These DIY Squirrel Repellents were easy to make and did a pretty good job of keeping them out of my vegetable patch.
I must admit that I have been so proud of my vegetable garden this year. It doubled in size of it from the one I had last year and it is now over 1000 square feet.
It appears that the squirrels were also proud of my efforts and decided to help themselves to the fruit.
My family’s favorite vegetable is a ripe garden tomato and I wanted to make sure I had enough to last until the frost which is about late October here in NC. So, I planted 18 tomato plants thinking that would be more than enough.
And it was, until a few weeks ago. You can read about my squirrel disaster here.
After losing all my corn and much of my potential tomato harvest, I decided I had to do something. I researched, and asked on my gardening page on Facebook for tips on how to keep the squirrels away.
Suggestions for dealing with squirrels
Suggestions ranged from:
- Get a BB gun or air rifle
- “Feed them something else so they won’t get your vegetables”
- “I love my squirrels and they know and never eat my veggies.”
- Put out water for them. They are thirsty.
- Put out mothballs – they hate it
- Put out cayenne pepper – they hate it
- Make a spray of cayenne pepper – they hate it.
- Trap them and relocate them. (check your state laws first. This is illegal in some states.)
You get the idea.
I contacted a good friend of mine who also writes a garden blog. She told me I was lucky it was not a drought year, or I would have NOTHING left in my garden now that the squirrels have discovered it. She voted for #1.
I decided to try a combination of #5 and #6 for these squirrel repellents, but I have reservations about them as listed at the end of the article. Please read the whole article. Moth balls are dangerous in many ways. Be sure to consider this if you are an organic gardener.
DIY Squirrel Repellants.
Please note: The comment section below should be used in conjunction with this article. I am also learning as I experiment with gardening.
****Please be aware that these squirrel repellents are, by no means, an organic gardening method. Mothballs are chemical in nature. Also, this is not to be tried if you have animals or children in your garden.
Moth balls can look like candy and children might be tempted by them.**** Check out this article for natural squirrel repellents.
- Plastic condiment trays
- Glue Gun
- Glue sticks
- Moth Balls
- Cayenne Pepper
- Bamboo Skewers
- Scotch Tape
- Hole punch
Start out by punching holes all along the outer sides of the condiment cups. This allows the smell to escape which is what the squirrels supposedly do not like.
If you have a problem with the moth balls being used, you could try just the cayenne pepper in the squirrel repellents to see if this will work.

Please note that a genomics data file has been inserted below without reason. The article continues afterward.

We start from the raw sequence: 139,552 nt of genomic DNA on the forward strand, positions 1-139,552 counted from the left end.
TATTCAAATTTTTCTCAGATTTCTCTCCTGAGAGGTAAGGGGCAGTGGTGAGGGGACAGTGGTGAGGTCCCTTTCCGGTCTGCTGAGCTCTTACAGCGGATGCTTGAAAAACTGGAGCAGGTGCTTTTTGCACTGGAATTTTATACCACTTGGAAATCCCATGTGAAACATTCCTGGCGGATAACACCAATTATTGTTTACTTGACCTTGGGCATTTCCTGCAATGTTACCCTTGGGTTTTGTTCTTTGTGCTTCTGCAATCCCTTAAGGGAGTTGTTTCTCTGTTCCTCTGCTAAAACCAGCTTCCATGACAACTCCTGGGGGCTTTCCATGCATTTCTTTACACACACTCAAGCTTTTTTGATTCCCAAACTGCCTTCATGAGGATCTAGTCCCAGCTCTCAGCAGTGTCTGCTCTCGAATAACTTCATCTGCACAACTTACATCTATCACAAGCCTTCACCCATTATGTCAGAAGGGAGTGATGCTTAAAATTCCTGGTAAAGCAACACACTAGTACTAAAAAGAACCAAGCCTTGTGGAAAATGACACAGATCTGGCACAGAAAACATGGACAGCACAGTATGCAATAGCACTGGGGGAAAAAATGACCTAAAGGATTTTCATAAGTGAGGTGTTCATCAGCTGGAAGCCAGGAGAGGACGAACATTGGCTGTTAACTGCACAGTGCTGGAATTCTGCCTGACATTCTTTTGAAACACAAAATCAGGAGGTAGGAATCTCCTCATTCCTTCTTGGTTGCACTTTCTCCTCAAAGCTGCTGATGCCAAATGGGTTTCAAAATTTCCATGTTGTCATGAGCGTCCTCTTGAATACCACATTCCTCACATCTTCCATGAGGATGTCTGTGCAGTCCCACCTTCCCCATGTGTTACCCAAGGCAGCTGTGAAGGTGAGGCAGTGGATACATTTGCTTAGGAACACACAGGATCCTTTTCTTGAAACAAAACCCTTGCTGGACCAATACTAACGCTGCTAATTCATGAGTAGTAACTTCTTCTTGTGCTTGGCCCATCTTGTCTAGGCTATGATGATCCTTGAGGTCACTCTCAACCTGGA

It is easier to do this when they are in the garden than to put the stuff in the cups inside. Plus not so smelly!
Add three or four moth balls (if you wish to use them) and a liberal dose of cayenne pepper to the cups when you get to the place where you want to put them.
Adding the repellent ingredients
Tape the lid with scotch tape so it stays put.
I put mine in a new patch of summer squash, since I know they like them.
The hardest part for me was trying to find the condiment cups without buying 5000 of them at Sam’s club.
A very nice person at a bar that my husband likes to go to with his friends took pity on him after three days of searching and gave him some for me to use. Thanks to the English bar maid at O’Malley’s Pub in Raleigh, NC.
Will these work? Time will tell.
Are these squirrel repellents safe for use?
I am concerned about this. The smell of the moth balls was just horrible. I only opened the box of them and could smell them for HOURS afterwards in the house.
Since they don’t actually sit near the vegetables themselves, I felt they would probably be okay, but am still undecided. I am going to make sure that I wash anything I bring in that is anywhere near them just to make sure.
If you have used something like this to deter squirrels, please leave your comments below and particularly your thoughts on the mothballs.
I have heard of people who actually fill socks with them and leave them in the garden, so I assume a few moth balls will be fine, but be careful. I’ll add more info on this as it comes to me from research and comments.
UPDATE: **Please read the comments below.** I feel that it is important information that should go along with this article. Many thanks to readers who took the time to write their comments!
In hind sight, the idea a cayenne pepper spray, is perhaps the best idea and I will write another article on how to make this and use it.